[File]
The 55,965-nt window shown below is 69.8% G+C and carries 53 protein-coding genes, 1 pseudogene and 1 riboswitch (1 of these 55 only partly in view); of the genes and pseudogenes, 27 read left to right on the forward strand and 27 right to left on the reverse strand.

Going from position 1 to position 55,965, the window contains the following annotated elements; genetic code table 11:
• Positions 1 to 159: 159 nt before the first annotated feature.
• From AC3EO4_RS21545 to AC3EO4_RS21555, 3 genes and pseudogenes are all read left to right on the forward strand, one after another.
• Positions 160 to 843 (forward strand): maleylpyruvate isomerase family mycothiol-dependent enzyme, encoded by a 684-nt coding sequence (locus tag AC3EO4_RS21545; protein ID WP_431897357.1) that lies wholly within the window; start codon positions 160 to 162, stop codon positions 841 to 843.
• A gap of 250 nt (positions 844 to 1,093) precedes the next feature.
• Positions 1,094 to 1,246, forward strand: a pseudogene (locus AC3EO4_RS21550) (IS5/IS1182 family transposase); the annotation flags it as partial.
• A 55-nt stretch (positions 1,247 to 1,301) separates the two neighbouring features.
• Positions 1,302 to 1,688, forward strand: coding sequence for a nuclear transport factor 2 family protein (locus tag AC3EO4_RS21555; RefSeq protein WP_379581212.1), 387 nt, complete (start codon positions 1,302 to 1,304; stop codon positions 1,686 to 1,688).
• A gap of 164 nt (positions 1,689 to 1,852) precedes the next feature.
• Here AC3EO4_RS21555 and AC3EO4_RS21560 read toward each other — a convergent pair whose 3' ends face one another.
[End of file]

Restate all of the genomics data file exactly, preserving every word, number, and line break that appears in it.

The 55,965-nt window shown below is 69.8% G+C and carries 53 protein-coding genes, 1 pseudogene and 1 riboswitch (1 of these 55 only partly in view); of the genes and pseudogenes, 27 read left to right on the forward strand and 27 right to left on the reverse strand.

Going from position 1 to position 55,965, the window contains the following annotated elements; genetic code table 11:
• Positions 1 to 159: 159 nt before the first annotated feature.
• From AC3EO4_RS21545 to AC3EO4_RS21555, 3 genes and pseudogenes are all read left to right on the forward strand, one after another.
• Positions 160 to 843 (forward strand): maleylpyruvate isomerase family mycothiol-dependent enzyme, encoded by a 684-nt coding sequence (locus tag AC3EO4_RS21545; protein ID WP_431897357.1) that lies wholly within the window; start codon positions 160 to 162, stop codon positions 841 to 843.
• A gap of 250 nt (positions 844 to 1,093) precedes the next feature.
• Positions 1,094 to 1,246, forward strand: a pseudogene (locus AC3EO4_RS21550) (IS5/IS1182 family transposase); the annotation flags it as partial.
• A 55-nt stretch (positions 1,247 to 1,301) separates the two neighbouring features.
• Positions 1,302 to 1,688, forward strand: coding sequence for a nuclear transport factor 2 family protein (locus tag AC3EO4_RS21555; RefSeq protein WP_379581212.1), 387 nt, complete (start codon positions 1,302 to 1,304; stop codon positions 1,686 to 1,688).
• A gap of 164 nt (positions 1,689 to 1,852) precedes the next feature.
• Here AC3EO4_RS21555 and AC3EO4_RS21560 read toward each other — a convergent pair whose 3' ends face one another.